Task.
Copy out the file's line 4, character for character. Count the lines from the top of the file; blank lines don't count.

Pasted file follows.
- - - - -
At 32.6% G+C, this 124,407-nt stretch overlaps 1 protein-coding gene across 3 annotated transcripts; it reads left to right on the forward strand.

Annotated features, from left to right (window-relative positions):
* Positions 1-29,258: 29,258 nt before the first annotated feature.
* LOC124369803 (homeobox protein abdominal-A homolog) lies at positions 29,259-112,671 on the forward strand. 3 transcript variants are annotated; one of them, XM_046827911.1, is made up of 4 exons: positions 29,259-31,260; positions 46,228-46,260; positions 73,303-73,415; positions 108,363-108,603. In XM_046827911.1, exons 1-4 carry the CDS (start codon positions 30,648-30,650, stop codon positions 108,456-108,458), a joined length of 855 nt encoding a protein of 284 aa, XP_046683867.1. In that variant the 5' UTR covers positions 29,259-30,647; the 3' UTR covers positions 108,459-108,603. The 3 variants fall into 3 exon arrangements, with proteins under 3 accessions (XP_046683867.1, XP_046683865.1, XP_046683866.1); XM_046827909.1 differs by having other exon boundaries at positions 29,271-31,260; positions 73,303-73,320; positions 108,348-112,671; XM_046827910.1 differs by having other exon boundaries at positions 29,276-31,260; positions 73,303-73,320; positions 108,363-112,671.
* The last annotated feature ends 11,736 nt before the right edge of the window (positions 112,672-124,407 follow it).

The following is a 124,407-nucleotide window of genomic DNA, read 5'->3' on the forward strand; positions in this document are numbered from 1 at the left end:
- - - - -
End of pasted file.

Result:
* LOC124369803 (homeobox protein abdominal-A homolog) lies at positions 29,259-112,671 on the forward strand. 3 transcript variants are annotated; one of them, XM_046827911.1, is made up of 4 exons: positions 29,259-31,260; positions 46,228-46,260; positions 73,303-73,415; positions 108,363-108,603. In XM_046827911.1, exons 1-4 carry the CDS (start codon positions 30,648-30,650, stop codon positions 108,456-108,458), a joined length of 855 nt encoding a protein of 284 aa, XP_046683867.1. In that variant the 5' UTR covers positions 29,259-30,647; the 3' UTR covers positions 108,459-108,603. The 3 variants fall into 3 exon arrangements, with proteins under 3 accessions (XP_046683867.1, XP_046683865.1, XP_046683866.1); XM_046827909.1 differs by having other exon boundaries at positions 29,271-31,260; positions 73,303-73,320; positions 108,348-112,671; XM_046827910.1 differs by having other exon boundaries at positions 29,276-31,260; positions 73,303-73,320; positions 108,363-112,671.